In sub-Saharan Africa, youth literacy rates (ages 15-24) have increased over the past 20 years, which suggests that adult literacy rates will increase as they grow up. However, youth literacy rates in Sub-Saharan Africa (70% in 2011) are the lowest of any region. 236 rows · This is a list of countries by literacy rate. The figures represented are almost entirely .
Literacy rates are hence below 50% in Burkina Faso, the Gambia, Guinea-Bissau, Mali, Niger and Senegal. The situation is alarming as literacy is a crucial step to acquire the basic skills needed to cope with the many challenges children, youth and adults will face throughout their lives. In 2015, adult literacy rate for South Africa was 94.4 %. Adult literacy rate of South Africa increased from 88.7 % in 2007 to 94.4 % in 2015 growing at an average annual rate of 1.05 %. Adult (15+) literacy rate (%). Total is the percentage of the population age 15 and above who can, with understanding, read and write a short, simple statement on their everyday life.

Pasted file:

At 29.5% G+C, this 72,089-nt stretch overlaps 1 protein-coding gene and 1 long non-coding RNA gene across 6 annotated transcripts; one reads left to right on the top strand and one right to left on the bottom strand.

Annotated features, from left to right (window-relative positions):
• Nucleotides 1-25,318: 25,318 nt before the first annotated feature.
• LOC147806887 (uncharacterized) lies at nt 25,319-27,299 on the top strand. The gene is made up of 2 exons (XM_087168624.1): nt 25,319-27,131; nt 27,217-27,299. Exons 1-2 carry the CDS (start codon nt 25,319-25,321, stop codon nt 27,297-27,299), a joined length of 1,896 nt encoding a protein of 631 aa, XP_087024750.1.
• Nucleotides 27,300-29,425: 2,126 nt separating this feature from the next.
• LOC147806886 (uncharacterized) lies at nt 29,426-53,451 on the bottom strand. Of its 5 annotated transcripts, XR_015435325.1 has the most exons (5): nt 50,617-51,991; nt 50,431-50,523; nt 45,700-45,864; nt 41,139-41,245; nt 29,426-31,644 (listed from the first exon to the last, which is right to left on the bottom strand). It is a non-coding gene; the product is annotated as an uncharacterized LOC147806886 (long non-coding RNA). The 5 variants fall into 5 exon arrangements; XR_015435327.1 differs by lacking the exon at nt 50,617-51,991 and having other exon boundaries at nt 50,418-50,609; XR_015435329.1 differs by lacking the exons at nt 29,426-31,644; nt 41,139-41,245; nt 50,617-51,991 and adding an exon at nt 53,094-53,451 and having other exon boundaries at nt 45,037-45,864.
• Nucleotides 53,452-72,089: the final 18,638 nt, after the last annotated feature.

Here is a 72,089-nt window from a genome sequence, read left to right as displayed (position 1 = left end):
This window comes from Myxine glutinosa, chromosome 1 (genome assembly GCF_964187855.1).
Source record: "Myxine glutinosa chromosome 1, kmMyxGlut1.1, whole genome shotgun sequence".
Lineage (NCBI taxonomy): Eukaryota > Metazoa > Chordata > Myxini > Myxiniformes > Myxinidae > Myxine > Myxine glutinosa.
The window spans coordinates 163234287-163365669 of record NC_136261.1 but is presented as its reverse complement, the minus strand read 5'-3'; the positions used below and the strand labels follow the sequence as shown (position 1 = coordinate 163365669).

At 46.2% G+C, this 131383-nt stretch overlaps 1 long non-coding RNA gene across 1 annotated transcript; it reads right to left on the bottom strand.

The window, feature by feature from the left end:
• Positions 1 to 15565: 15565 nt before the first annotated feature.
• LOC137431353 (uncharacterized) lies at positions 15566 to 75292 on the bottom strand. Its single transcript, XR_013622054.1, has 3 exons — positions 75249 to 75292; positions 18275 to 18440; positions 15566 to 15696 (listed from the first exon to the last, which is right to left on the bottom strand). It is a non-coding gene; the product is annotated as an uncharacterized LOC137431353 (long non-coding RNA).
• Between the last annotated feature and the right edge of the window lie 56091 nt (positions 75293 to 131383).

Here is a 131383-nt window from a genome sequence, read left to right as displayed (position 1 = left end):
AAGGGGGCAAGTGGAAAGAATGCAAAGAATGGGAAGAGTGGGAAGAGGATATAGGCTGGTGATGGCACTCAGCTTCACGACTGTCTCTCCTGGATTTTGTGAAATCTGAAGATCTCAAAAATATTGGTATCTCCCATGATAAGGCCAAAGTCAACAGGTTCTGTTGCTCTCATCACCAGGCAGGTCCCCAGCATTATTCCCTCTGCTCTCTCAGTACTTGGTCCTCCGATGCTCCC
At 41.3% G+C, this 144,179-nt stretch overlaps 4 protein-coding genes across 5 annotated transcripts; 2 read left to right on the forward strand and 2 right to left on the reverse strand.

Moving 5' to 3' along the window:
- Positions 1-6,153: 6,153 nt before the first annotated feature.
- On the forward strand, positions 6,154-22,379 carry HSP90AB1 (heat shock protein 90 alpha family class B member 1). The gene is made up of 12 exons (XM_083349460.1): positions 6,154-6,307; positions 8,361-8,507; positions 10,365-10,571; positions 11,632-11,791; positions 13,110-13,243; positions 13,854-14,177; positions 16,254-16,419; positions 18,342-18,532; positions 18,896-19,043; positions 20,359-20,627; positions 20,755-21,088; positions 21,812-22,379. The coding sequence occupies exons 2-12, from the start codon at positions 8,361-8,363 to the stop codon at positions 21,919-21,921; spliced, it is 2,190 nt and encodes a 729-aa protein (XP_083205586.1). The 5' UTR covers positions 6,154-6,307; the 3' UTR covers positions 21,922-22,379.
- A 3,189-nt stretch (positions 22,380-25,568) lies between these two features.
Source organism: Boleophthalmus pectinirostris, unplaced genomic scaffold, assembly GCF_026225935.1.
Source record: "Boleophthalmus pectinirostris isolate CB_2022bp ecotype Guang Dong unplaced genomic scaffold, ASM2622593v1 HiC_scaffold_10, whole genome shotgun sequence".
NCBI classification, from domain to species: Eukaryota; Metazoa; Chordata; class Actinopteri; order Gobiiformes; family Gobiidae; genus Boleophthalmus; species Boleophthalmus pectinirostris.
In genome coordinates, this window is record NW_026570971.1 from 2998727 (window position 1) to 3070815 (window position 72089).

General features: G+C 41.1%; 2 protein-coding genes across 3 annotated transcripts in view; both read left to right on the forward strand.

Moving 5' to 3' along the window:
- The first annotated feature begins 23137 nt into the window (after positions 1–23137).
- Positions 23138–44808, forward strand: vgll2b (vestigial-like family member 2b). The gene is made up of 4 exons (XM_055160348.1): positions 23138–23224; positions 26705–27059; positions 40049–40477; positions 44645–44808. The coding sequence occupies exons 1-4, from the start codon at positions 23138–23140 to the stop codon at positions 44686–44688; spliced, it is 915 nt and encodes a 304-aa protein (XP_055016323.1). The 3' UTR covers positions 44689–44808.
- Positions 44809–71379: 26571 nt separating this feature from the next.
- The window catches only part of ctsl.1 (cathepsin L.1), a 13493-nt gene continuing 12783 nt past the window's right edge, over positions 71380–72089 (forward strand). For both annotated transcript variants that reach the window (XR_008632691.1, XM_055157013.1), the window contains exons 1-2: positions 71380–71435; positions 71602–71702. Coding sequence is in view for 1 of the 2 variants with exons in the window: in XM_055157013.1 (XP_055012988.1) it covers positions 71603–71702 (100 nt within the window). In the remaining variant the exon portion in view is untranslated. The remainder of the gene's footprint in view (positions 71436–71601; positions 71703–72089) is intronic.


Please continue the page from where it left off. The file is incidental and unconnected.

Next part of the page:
Does Zimbabwe have the highest adult literacy rate in Africa? The country’s Financial Gazette recently reported as much, claiming that “Zimbabwe leads Africa in having an adult literacy rate of over 90%”.. In 2013, a blog which aims to “encourage excellence across this amazing continent”, The African Economist, released a list which also placed Zimbabwe at the top. As of 2015, South Africa's total literacy rate was around 94.37 percent, which means almost 95 percent of all South Africans could read and write. The literacy rate measures the percentage of.
Literacy Leaders then participated in the Pan-African Conference and presented on their activities and projects. Remaining funds from this grant were used to conduct local literacy projects through a small grants program to ILA members and affiliates in Africa who participated in the Pan-African activities. zoom_out_map Literacy rates among youth (aged 15 to 24) and adults are the test of an educational system, and the overall trend is positive, thanks to the expansion of educational opportunities. Globally, the youth literacy rate increased from 83 per cent to 91 per cent over two decades, while the number of illiterate youth declined from 170 million to 115 million.